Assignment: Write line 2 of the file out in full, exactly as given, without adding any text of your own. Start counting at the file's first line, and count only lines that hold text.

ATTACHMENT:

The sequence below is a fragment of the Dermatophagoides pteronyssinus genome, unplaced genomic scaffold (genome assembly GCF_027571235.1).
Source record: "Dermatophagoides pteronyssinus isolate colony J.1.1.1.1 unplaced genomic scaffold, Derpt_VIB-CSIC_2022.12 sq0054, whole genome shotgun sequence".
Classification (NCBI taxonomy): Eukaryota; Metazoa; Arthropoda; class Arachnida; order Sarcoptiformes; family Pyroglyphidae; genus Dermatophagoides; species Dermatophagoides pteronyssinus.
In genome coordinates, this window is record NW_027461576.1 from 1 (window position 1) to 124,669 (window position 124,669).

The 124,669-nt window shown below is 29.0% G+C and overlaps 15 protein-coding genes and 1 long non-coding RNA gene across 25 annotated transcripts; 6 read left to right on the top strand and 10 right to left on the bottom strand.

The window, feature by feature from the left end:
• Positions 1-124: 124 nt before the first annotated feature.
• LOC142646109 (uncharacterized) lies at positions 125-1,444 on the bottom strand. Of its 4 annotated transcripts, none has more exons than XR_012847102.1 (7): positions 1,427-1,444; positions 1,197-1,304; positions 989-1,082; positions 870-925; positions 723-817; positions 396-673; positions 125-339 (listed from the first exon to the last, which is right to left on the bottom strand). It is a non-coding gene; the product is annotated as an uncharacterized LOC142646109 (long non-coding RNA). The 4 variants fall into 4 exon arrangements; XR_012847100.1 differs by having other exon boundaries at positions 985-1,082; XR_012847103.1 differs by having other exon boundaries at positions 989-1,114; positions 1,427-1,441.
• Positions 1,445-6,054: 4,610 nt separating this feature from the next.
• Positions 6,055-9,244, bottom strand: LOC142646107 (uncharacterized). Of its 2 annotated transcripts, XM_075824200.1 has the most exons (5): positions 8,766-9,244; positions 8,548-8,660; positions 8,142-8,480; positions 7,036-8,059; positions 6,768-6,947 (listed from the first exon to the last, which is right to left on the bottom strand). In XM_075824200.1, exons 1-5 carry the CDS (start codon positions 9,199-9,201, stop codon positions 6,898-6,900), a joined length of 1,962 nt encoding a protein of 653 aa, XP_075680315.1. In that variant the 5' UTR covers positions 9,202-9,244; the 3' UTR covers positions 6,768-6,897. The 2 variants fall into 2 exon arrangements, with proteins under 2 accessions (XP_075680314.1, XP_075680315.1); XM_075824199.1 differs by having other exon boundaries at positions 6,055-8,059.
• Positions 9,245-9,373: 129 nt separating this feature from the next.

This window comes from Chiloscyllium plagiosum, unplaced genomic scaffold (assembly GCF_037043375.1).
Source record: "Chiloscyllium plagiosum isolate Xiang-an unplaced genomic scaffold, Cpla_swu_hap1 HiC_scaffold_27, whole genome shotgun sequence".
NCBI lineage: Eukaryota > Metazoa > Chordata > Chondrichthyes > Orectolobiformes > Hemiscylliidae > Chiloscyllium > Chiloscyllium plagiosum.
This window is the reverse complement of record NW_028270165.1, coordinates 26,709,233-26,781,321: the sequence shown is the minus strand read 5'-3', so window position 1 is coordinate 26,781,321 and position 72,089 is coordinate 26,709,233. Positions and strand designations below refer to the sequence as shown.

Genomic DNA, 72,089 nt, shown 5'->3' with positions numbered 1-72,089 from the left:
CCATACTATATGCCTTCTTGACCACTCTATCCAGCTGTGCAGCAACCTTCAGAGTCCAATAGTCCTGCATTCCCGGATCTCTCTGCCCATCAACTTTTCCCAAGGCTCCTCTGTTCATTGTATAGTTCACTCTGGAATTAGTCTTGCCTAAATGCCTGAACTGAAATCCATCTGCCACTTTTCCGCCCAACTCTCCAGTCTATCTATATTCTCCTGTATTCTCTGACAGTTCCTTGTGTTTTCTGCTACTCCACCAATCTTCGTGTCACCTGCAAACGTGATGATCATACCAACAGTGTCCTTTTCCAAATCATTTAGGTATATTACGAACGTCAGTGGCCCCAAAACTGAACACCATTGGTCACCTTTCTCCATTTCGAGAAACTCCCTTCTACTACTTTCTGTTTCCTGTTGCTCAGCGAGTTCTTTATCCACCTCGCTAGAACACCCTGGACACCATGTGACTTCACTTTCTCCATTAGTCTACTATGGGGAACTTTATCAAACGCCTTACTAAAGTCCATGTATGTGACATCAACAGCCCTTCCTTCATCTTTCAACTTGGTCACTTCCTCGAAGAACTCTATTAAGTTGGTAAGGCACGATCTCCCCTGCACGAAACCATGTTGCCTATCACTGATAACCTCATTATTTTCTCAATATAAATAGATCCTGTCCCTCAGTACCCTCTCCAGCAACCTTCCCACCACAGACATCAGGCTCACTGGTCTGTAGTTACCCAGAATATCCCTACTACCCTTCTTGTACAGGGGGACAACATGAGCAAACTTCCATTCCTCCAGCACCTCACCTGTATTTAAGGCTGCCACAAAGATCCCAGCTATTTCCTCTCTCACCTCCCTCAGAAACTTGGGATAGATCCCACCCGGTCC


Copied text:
Source record: "Dermatophagoides pteronyssinus isolate colony J.1.1.1.1 unplaced genomic scaffold, Derpt_VIB-CSIC_2022.12 sq0054, whole genome shotgun sequence".